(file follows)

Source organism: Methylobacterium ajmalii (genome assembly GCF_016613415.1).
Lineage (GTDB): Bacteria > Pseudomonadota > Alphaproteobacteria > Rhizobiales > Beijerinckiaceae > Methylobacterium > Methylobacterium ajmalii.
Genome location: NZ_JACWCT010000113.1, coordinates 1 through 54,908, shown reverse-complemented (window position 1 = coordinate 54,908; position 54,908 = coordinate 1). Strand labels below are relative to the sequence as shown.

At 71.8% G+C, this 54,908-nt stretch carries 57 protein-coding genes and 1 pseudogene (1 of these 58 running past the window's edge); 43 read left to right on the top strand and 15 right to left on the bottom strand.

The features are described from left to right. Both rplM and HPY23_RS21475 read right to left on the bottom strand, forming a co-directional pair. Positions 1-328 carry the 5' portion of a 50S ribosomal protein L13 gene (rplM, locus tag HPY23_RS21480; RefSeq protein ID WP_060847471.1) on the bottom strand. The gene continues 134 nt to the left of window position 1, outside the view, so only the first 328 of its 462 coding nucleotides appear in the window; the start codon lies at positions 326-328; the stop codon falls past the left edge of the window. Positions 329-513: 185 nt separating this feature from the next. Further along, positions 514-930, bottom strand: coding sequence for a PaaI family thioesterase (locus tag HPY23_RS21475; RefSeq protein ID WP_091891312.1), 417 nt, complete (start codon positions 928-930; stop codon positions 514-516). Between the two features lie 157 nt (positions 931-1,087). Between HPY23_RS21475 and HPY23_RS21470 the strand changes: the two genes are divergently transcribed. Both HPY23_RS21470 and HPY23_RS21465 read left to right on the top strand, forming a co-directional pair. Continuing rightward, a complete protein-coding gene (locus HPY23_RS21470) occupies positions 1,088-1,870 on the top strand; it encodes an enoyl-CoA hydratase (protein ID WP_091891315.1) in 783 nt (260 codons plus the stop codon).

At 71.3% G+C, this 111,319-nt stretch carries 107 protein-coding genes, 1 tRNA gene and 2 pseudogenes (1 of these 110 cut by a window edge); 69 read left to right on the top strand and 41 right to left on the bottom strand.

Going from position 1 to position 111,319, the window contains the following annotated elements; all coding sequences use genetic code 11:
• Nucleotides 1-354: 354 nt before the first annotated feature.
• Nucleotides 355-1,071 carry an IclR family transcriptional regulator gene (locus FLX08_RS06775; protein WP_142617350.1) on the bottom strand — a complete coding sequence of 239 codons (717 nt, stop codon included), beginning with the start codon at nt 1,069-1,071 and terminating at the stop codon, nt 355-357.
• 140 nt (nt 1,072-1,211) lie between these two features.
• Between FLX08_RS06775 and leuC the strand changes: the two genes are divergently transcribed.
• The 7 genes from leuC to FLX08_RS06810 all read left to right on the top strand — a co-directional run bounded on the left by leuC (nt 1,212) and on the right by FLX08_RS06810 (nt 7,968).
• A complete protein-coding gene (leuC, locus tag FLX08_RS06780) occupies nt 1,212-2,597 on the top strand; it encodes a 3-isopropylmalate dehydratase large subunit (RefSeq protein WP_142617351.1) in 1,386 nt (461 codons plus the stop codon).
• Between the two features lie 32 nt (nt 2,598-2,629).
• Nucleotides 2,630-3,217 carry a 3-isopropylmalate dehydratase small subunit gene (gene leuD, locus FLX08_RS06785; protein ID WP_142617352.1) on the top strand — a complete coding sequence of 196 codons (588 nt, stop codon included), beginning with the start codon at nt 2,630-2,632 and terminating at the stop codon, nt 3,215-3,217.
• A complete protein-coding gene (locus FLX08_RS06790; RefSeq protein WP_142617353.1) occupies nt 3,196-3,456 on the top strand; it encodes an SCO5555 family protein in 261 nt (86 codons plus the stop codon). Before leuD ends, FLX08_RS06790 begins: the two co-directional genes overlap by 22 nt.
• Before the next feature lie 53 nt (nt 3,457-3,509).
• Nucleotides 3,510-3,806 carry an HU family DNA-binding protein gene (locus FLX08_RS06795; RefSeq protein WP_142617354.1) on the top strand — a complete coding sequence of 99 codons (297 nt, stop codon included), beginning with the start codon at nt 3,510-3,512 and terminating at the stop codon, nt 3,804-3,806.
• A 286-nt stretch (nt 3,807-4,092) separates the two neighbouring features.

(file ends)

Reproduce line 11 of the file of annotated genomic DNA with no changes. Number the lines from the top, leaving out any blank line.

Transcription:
• Between FLX08_RS06775 and leuC the strand changes: the two genes are divergently transcribed.